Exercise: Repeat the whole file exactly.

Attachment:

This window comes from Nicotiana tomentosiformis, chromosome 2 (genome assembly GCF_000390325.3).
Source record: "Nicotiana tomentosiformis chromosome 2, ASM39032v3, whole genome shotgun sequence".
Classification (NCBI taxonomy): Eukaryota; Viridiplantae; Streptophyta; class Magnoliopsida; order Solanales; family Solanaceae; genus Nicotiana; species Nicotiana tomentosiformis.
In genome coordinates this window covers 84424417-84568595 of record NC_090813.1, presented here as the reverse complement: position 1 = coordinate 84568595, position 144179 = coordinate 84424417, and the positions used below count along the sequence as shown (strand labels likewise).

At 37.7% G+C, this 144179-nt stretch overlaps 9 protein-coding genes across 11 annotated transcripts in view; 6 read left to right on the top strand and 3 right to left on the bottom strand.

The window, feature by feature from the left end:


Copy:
This window comes from Nicotiana tomentosiformis, chromosome 2 (genome assembly GCF_000390325.3).
Source record: "Nicotiana tomentosiformis chromosome 2, ASM39032v3, whole genome shotgun sequence".
Classification (NCBI taxonomy): Eukaryota; Viridiplantae; Streptophyta; class Magnoliopsida; order Solanales; family Solanaceae; genus Nicotiana; species Nicotiana tomentosiformis.
In genome coordinates this window covers 84424417-84568595 of record NC_090813.1, presented here as the reverse complement: position 1 = coordinate 84568595, position 144179 = coordinate 84424417, and the positions used below count along the sequence as shown (strand labels likewise).

At 37.7% G+C, this 144179-nt stretch overlaps 9 protein-coding genes across 11 annotated transcripts in view; 6 read left to right on the top strand and 3 right to left on the bottom strand.

The window, feature by feature from the left end: